- Macadamia trees have similar soil and climatic requirements to avocado trees and are a suitable replacement crop for avocados. Macadamias originated in subtropical eastern Australia, Indonesia and New Caledonia.
- Macadamia tree takes five to twelve years to produce nuts and a good tree can produce nuts for 40 years. The trees require a hot subtropical climate without much humidity. Macadamias are now widely used in the confectionery, baking, ice cream and snack food industries.
- Macadamia oil’s rich, cushiony skin feel and high oxidative stability make it especially suitable for heavy creams and sun care formulations. Medical research has shown that the consumption of macadamias may significantly lower the risk of heart disease.
- Macadamia nuts have a sweet taste and are a super source of energy. They also contain large amounts of vitamin A and iron, as well as zinc and calcium.
- Raw macadamias have been awarded the South African heart mark as an approved part of the Heart and Stroke Foundation healthy eating plan. They can be eaten raw or roasted.
Source: the Southern African Macadamia Growers’ Association (SAMAC) website, www.samac.org.za and the DALRRD publication A Profile of the South African Macadamia Nut Market Value Chain (see "Websites & publications" heading).
International business environment
- Almonds at 31% lead the global tree nut industry. Macadamias make up only 1% (SAMAC, 2021) (see the “Tree nut” page for more).
- South Africa, Kenya and Australia are the largest producers of macadamia nuts.
- The World Macadamia Organisation (WMO) was formed in 2021. See www.worldmacadamia.com.
- The Southern African Macadamia Growers’ Association (SAMAC) works closely with other African macadamia producing countries like Kenya and Malawi, also major macadamia producers, and Zimbabwe. Macadamia nuts are also grown in Brazil, United States of America (especially Hawaii), Israel, China, Swaziland, New Zealand, Colombia and Guatemala.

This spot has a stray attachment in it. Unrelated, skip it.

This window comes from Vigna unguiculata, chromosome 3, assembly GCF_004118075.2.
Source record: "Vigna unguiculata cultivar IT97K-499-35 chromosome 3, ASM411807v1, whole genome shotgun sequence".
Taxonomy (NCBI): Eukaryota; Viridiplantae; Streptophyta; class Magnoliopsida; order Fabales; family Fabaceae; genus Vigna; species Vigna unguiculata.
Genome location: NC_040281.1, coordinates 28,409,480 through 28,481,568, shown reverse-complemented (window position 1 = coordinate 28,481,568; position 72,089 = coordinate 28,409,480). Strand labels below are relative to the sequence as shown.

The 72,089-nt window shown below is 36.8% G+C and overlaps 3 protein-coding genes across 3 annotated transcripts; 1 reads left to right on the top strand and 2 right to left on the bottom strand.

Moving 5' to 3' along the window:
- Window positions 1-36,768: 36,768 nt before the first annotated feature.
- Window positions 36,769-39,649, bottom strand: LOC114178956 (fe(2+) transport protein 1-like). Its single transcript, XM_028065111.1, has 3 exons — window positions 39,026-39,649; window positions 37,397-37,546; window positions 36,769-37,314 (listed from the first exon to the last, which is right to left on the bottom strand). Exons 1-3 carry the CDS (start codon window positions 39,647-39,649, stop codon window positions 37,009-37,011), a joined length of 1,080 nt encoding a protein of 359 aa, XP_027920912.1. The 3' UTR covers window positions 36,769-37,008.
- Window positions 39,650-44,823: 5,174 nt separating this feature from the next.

- International Nut and Dried Fruit Council (INC) www.nutfruit.org.
- International Tree Nut Council (Nutrition Research and Education Foundation) – www.nuthealth.org
- Australian Macadamias, www.australian-macadamias.org
- The Northern Nut Growers Association (North American) website is http://nutgrowing.org
- The Hawaii Macadamia Nut Association – www.hawaiimacnut.org
South Africa: imports and exports
There is an export standard on all inshell macadamia nuts, which means every consignment is inspected by the Perishable Products Export Control Board (PPECB). Download the standard at www.samac.org.za/standards/.
More than 98% of South Africa’s macadamia produce is exported. According to figures received from the South African Revenue Service, the total value of macadamia exports in 2020 was R4.8 billion. A breakdown of exports is included among the information at www.samac.org.za/industry-statistics.
Local business environment
- Mpumalanga (44%), KwaZulu-Natal (28%) and Limpopo (20%) are the major production regions in South Africa.
- When the growth by the number of trees sold is taken into consideration, approximately 50 133 ha of macadamias have been established in South Africa. Macadamia production has increased dramatically and the rate of production is expected to increase even more in the near future due to an exponential increase in new plantings annually.
- Annual production has increased from 1 211 tonnes in 1991 to 54 174 tonnes in 2021. The export value has increased from R32 million in 1996 to approximately R4.8 Billion in 2020.
- Some 700 farmers grow macadamia nuts. Several of these are GlobalGAP and SIZA accredited and most cracking facilities are HACCP and/or ISO 9001 accredited. This ensures full traceability for customers and supplies fast feedback to farmers of quality.
- Employment has been placed at some 13 857 full-time workers in the macadamia industry, 12 684 of these on macadamia farms. An additional 13 647 seasonal (temporary) workers help when harvesting and processing happens (February to August).